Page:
Education activist says quota system discriminatory to CDSS students

Renowned education activist and Executive Director of Civil Society Education Coalition (CSEC) Benedicto Kondowe has described the Equitable Access to Tertiary Education, also popularly known as Quota System, as one of the evils thwarting Malawi’s efforts to attain Sustainable Development Goal (SDG) 4, saying the system segregates deserving students in Community Day Secondary Schools (CDSSs).

Kondowe: Quota system not right

SDG 4 is one of the many SDGs that replaced Millennium Development Goals (MDGs) in 2016, giving developing countries like Malawi a new direction for achieving crucial developmental targets by 2030.

It seeks to ensure inclusive and equitable quality education and promote lifelong learning opportunities for all.

Nyasa Times understands that through the Equitable Access to Tertiary Education, each of the 28 districts in Malawi is guaranteed space for ten students in the country’s public universities.

The system was once implemented during the late dictator Hastings Kamuzu Banda’s regime.

It was reintroduced by the administration of the late Bingu wa Mutharika, who was accused of being another emerging  dictator.

Kondowe joins the bandwagon of activists, church, civil society and political leaders who have been condemning the system, saying it is aimed at barring intelligent students from the Northern Region of Malawi from accessing university education.

However, the CSEC Executive Director has taken a different tone.

He accuses the system of favouring students in conventional and private secondary schools, leaving out scores in CDSSs.

Kondowe spoke on Friday in Lilongwe during a meeting organised by CSEC aimed at analysing education stakeholders efforts towards achieving SDG 4.

Said Kondowe, “This is not the type of Equitable Access to Tertiary Education we need. Our review of the 2017/2018 university selection shows that 43% of the students came from conventional secondary schools, 33% from private schools and 14% from CDSSs. These CDSSs constitute two thirds of the secondary schools in Malawi. Where is equity here? The poor are being sidelined”.

He suggested that government must revise the system to come up with targeted quota where a designated number of students from CDSSs must be taken on board to benefit as well.

Kondowe said it is sad to note that the ten spaces allocated per district at public universities are strictly reserved for students from conventional secondary schools.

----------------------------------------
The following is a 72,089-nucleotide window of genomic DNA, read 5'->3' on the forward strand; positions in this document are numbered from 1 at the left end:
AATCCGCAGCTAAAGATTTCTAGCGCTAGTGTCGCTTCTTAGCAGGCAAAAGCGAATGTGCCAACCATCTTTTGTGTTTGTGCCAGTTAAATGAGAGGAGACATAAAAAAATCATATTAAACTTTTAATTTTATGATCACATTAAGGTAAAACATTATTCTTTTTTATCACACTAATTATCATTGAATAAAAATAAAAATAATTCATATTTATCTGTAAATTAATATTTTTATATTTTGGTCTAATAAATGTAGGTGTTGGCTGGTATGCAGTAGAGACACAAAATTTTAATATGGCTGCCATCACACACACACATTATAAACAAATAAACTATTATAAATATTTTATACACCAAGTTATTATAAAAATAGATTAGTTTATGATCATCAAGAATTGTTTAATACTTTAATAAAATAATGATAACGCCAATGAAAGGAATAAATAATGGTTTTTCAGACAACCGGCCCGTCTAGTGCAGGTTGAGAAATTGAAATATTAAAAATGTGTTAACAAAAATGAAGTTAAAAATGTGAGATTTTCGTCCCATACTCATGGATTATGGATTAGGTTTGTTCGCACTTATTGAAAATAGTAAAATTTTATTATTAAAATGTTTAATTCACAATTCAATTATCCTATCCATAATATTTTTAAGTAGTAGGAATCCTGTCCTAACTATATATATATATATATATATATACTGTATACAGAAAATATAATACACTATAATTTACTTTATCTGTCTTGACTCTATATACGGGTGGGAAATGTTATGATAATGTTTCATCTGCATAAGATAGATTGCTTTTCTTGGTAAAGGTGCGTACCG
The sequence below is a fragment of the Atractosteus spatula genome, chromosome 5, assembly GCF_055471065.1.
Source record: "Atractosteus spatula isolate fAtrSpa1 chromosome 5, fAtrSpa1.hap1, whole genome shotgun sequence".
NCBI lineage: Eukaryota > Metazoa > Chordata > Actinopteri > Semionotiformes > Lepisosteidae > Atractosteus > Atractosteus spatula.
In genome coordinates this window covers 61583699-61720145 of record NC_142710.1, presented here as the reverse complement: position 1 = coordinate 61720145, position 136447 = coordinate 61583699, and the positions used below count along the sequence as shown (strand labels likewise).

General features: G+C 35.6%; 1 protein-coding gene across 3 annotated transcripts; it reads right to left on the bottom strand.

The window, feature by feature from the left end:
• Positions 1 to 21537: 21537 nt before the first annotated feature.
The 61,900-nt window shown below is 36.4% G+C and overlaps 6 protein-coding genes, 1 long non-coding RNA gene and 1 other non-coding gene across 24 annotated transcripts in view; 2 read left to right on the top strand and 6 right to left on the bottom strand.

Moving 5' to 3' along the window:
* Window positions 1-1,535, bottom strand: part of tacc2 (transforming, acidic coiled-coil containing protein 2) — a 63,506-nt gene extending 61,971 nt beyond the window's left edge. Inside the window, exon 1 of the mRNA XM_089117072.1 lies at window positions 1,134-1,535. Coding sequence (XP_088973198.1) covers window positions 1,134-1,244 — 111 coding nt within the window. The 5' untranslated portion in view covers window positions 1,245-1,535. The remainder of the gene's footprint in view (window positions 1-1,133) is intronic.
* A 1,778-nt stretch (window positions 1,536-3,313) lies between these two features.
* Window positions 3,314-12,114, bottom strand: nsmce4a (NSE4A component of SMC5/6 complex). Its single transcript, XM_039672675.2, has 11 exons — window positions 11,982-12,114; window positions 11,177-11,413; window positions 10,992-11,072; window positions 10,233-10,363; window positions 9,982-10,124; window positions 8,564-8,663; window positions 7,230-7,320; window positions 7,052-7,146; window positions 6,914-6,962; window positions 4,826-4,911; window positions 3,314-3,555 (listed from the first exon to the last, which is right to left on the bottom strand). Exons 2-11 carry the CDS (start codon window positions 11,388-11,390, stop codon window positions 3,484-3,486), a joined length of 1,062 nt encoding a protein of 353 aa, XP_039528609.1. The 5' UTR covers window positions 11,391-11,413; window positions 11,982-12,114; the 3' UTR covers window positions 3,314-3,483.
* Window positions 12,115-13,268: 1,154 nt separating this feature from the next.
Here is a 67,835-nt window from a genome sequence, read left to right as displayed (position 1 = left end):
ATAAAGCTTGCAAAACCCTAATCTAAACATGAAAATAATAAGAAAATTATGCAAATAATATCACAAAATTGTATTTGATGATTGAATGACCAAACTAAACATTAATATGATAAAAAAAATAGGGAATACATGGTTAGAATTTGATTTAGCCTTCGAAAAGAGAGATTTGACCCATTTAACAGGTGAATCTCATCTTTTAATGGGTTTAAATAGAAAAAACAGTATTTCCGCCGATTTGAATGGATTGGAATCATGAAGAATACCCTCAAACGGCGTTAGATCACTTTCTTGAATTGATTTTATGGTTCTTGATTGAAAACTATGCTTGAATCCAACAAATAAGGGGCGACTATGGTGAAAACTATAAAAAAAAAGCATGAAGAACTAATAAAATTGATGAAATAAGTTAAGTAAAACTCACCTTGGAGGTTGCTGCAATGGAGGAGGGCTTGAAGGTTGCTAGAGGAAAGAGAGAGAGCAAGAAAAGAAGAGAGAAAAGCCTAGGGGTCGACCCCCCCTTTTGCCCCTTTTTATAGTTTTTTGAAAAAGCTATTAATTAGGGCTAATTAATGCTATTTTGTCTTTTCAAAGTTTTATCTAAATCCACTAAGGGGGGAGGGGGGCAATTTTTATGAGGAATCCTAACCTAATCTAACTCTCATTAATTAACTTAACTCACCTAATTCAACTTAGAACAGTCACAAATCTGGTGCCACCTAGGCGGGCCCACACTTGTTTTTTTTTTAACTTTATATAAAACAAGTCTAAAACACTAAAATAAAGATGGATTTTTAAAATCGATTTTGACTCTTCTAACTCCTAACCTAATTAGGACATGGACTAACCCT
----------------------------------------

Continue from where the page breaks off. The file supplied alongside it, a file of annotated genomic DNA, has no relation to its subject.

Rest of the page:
“If we continue implementing the current quota system, then we have an education system which is not fair, a system which cannot help reduce abject poverty and economic inequalities in the country,” observed Kondowe.

The current Equitable Access to Tertiary Education policy has been a campaign tool for politicians ahead of general elections with most of them promising to end the system once voted into power which they have not fulfilled.

During CSEC’s Friday meeting, Teachers Union of Malawi and Development of Aid from People to People brought on the spotlight a lot more challenges that hinder efforts to attain SDG 4 in Malawi.

These included shortage of teachers, teaching and learning materials and infrastructure.

Kondowe said education stakeholders must continue working hard in corroboration with government to alleviate some of these problems so that Malawi achieves SDG 4.

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Chriss
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Chriss

I would really agree with Kondowe that CDSSs are facing a lot of challenges but has goofed as activist on quota system. What is require for CDSS is the political will to ensure that these schools have qualified teachers with adequate resources. Quota system yabwera liti? Man akupatsani ban ndithu. As an activist please fight for resources, teachers, housing for teachers,

Yahya Yahya Jammeh
Guest

Quota system did not only target students from the Northern Region – that is utter misrepresentation of a fact. It discriminated against all deserving students. I am not from the North but my relative got 6 points from one private secondary school in Blantyre, and was never selected to any local university. He got frustrated and went to the US and now he has a master’s degree. Do you think such a person will love Malawi, let alone the politicians who deprived him an opportunity for higher education? These are the same politicians who keep parroting that education is not… Read more »

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